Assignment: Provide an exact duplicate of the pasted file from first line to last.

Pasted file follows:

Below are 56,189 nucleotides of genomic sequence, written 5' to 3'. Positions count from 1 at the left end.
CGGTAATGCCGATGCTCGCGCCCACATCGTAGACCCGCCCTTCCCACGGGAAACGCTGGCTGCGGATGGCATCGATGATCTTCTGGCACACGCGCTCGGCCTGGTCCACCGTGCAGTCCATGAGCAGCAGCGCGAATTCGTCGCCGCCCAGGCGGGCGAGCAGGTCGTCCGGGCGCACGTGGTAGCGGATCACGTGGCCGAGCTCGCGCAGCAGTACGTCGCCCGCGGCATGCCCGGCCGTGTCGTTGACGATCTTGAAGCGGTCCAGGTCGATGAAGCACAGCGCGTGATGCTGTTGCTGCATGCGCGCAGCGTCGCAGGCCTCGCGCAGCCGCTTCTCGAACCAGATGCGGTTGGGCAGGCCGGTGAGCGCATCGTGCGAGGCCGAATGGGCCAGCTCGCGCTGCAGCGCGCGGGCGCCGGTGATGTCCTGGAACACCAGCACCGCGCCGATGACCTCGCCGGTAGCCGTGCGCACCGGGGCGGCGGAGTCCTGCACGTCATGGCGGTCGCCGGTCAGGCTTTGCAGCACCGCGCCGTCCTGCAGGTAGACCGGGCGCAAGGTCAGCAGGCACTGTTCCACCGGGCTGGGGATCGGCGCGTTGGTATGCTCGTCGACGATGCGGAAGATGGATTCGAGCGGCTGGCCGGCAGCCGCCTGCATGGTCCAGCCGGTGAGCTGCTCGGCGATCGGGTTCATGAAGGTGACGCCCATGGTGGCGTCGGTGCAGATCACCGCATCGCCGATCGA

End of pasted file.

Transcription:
Below are 56,189 nucleotides of genomic sequence, written 5' to 3'. Positions count from 1 at the left end.
CGGTAATGCCGATGCTCGCGCCCACATCGTAGACCCGCCCTTCCCACGGGAAACGCTGGCTGCGGATGGCATCGATGATCTTCTGGCACACGCGCTCGGCCTGGTCCACCGTGCAGTCCATGAGCAGCAGCGCGAATTCGTCGCCGCCCAGGCGGGCGAGCAGGTCGTCCGGGCGCACGTGGTAGCGGATCACGTGGCCGAGCTCGCGCAGCAGTACGTCGCCCGCGGCATGCCCGGCCGTGTCGTTGACGATCTTGAAGCGGTCCAGGTCGATGAAGCACAGCGCGTGATGCTGTTGCTGCATGCGCGCAGCGTCGCAGGCCTCGCGCAGCCGCTTCTCGAACCAGATGCGGTTGGGCAGGCCGGTGAGCGCATCGTGCGAGGCCGAATGGGCCAGCTCGCGCTGCAGCGCGCGGGCGCCGGTGATGTCCTGGAACACCAGCACCGCGCCGATGACCTCGCCGGTAGCCGTGCGCACCGGGGCGGCGGAGTCCTGCACGTCATGGCGGTCGCCGGTCAGGCTTTGCAGCACCGCGCCGTCCTGCAGGTAGACCGGGCGCAAGGTCAGCAGGCACTGTTCCACCGGGCTGGGGATCGGCGCGTTGGTATGCTCGTCGACGATGCGGAAGATGGATTCGAGCGGCTGGCCGGCAGCCGCCTGCATGGTCCAGCCGGTGAGCTGCTCGGCGATCGGGTTCATGAAGGTGACGCCCATGGTGGCGTCGGTGCAGATCACCGCATCGCCGATCGA